Good morning, it’s Paul amp; Jack here with the SCVR for Thursday.
Timing - who can say?
Fintel (LON:FNTL) – the new name for SimplyBiz – resilient results from FY 12/2020. Balance sheet still weak, but improving. Looks quite good overall.
Mccoll’s Retail (LON:MCLS) – bumping along at breakeven, terrible balance sheet with tons of debt – I think the shares could be worthless on a conventional basis, but we’re in a crazy bull market, so anything could happen. Very high risk
Judges Scientific (LON:JDG) – brief mention of the results, but let’s start a discussion about 100-baggers, and how we can spot the next JDG? Please chuck your ideas into the pot, in the comments.
Here are a few catch-up items to start off the day
207p – market cap £200m
When I saw that Jack had put Fintel on our google docs which we use each day to collaborate on the SCVRs, I thought it was a typo for Findel. Wrong! Turns out this is the new name for SimplyBiz – an acquisitive group of professional subscription services companies – e.g. outsourced compliance for financial advisers.
I’ve always liked the business model (it makes sense to pay a relatively modest fee to outsource very specific amp; complicated regulatory work), high margins, and recurring revenues at this group. Although its over-stretched balance sheet put me off in the past. Also, I didn’t fully trust the numbers, and wanted to see more of a track record established.
Fintel (AIM: FNTL), the leading provider of fintech and support services to the UK retail financial services sector, today announces its audited consolidated results for the twelve months ended 31 December 2020.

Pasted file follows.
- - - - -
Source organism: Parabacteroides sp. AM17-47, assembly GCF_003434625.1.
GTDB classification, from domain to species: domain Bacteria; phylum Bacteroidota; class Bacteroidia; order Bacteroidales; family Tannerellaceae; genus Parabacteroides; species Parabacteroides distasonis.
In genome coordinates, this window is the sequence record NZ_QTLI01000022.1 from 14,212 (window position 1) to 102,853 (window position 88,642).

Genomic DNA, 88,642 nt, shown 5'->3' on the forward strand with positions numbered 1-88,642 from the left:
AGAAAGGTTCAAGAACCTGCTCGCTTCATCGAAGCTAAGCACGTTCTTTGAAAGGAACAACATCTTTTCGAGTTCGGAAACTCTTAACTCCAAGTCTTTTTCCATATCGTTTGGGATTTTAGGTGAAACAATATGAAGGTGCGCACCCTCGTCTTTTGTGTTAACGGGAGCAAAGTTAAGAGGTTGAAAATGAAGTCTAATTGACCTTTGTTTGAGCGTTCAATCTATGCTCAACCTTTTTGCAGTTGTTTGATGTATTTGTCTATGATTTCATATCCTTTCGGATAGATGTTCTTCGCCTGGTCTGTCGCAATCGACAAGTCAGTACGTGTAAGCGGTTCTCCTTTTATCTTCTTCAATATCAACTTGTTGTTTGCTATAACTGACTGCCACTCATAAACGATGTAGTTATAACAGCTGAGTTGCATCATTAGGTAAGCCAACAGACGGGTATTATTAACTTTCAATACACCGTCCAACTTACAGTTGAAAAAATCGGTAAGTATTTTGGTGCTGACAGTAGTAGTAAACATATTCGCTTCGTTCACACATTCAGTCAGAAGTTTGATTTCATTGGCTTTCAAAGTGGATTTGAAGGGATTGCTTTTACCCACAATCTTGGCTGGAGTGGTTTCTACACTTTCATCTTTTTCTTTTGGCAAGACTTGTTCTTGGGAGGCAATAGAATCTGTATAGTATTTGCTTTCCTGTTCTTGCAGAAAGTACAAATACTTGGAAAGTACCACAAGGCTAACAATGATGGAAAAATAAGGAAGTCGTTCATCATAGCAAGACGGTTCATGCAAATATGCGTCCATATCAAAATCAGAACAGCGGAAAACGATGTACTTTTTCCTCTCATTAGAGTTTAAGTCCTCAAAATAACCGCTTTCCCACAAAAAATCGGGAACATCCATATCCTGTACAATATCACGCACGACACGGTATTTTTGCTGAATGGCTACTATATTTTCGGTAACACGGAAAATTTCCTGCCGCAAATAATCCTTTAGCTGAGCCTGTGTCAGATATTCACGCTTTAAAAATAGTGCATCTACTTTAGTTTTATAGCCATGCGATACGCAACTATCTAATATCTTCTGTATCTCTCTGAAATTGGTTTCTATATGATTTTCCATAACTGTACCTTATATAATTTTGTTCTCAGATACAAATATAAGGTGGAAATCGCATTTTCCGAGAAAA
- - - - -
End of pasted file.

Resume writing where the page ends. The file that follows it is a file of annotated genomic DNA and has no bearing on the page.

As you can see from the financial highlights below, this business is now battle proven, in that it has survived covid amp; lockdowns with barely a scratch. That’s impressive, and I think we should consider paying more for companies like this, which have proven they can cope with a serious economic and organisational dislocation.
In particular, I generally want to invest in companies that have proven they don’t need to dilute shareholders in a crisis, with an emergency placing. These are important risk factors that many investors forget about.
Valuation – adj EPS of 11.3p and a share price of 207p gives a PER of 18.3 – not cheap, but for the reasons mentioned, I think that can be justified. Also earnings should improve in 2021, lowering the forward PER.
Outlook – there’s evidence of the PRs being let loose on this announcement maybe a little too much! E.g. the added descriptions above “Resilient, Stable, and Solid” before each bullet point – designed to mould our thinking – this reminds me of those Mamp;S food adverts in a Nigella-esque voice (“succulent” potatoes, “plump” plums, etc) – I’ve been reading this RNS in the same internal voice, which has amused me. This is what 3 months lockdown has done to me – reading RNSs in comedy voices.
Anyway, for Fintel’s outlook section, I’ve switched from Nigella, to a more aggressive, Wolf of Wall Street type male voice, in my head, as I read this -
The strong start to the current year is marginally ahead of the Board’s expectations. Our strategic plan is being implemented efficiently and at pace. We therefore remain confident that the company is in a robust position to achieve its full year ambitions, and is moving forward with real agility.
We are Fintel.
Whoop! Yeah! Awesome!!! I think they missed out some additional punctuation. I much prefer: We. Are. FINTEL!!!!
OK, back into serious mode.